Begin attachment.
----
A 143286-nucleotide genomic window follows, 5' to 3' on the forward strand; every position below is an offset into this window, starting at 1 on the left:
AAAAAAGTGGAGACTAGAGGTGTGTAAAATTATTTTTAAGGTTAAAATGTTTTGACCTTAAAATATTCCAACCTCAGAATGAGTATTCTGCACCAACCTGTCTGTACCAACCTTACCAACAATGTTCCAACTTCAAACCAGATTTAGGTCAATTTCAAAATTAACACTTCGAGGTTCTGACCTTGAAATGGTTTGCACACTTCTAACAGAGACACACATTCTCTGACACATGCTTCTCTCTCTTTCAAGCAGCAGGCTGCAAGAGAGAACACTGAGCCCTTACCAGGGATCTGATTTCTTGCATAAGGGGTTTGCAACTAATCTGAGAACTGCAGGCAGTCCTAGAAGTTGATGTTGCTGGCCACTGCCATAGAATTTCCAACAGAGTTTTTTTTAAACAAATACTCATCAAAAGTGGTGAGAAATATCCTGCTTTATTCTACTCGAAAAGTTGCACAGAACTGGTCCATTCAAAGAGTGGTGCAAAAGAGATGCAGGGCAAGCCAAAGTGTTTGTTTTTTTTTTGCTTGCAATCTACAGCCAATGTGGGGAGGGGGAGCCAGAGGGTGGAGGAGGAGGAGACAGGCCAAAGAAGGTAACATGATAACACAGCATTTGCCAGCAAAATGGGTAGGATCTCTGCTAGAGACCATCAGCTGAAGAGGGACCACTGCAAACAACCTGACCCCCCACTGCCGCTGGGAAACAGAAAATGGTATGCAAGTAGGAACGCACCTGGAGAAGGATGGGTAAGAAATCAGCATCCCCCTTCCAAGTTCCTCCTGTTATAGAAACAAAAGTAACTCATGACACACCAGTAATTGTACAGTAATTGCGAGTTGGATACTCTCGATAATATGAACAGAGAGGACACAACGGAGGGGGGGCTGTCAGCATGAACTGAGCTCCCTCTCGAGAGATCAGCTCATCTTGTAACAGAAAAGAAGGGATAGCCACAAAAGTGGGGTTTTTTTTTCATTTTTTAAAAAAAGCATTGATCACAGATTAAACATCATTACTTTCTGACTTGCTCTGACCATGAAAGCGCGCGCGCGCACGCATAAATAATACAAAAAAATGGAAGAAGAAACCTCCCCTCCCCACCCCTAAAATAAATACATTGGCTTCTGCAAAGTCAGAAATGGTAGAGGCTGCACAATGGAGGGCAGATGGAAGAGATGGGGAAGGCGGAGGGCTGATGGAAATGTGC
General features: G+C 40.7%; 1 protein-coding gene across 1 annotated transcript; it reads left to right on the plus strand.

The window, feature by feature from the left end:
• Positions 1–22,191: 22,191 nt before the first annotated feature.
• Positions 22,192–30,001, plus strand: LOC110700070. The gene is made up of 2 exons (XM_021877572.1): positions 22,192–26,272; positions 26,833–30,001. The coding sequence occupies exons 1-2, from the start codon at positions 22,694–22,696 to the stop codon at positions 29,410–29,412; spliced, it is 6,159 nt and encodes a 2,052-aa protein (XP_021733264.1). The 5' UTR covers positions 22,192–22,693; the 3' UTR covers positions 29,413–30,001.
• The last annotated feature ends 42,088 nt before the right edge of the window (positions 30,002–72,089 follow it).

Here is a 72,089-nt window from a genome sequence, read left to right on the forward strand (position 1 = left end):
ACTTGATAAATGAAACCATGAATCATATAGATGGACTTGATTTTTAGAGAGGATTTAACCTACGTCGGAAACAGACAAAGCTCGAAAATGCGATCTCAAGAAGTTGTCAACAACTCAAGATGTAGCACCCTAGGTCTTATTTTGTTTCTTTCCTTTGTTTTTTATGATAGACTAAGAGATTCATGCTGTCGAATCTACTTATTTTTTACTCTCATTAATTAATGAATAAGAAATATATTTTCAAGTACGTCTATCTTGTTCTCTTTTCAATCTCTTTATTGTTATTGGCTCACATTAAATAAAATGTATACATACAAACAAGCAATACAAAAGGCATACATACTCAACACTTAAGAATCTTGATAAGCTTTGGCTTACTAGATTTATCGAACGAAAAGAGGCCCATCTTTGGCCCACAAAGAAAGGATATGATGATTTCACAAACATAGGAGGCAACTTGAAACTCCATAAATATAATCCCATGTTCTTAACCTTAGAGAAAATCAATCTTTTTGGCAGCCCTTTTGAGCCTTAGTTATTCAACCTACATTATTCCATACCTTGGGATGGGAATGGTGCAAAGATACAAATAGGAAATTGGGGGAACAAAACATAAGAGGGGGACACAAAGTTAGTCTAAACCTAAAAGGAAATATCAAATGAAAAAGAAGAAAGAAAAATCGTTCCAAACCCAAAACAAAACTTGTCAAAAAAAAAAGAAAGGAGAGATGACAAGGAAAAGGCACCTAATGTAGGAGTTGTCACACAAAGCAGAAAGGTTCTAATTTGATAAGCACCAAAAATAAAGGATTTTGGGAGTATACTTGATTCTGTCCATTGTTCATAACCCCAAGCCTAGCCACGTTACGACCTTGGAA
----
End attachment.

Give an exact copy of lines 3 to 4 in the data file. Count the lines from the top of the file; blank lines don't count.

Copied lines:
General features: G+C 40.7%; 1 protein-coding gene across 1 annotated transcript; it reads left to right on the plus strand.

The window, feature by feature from the left end: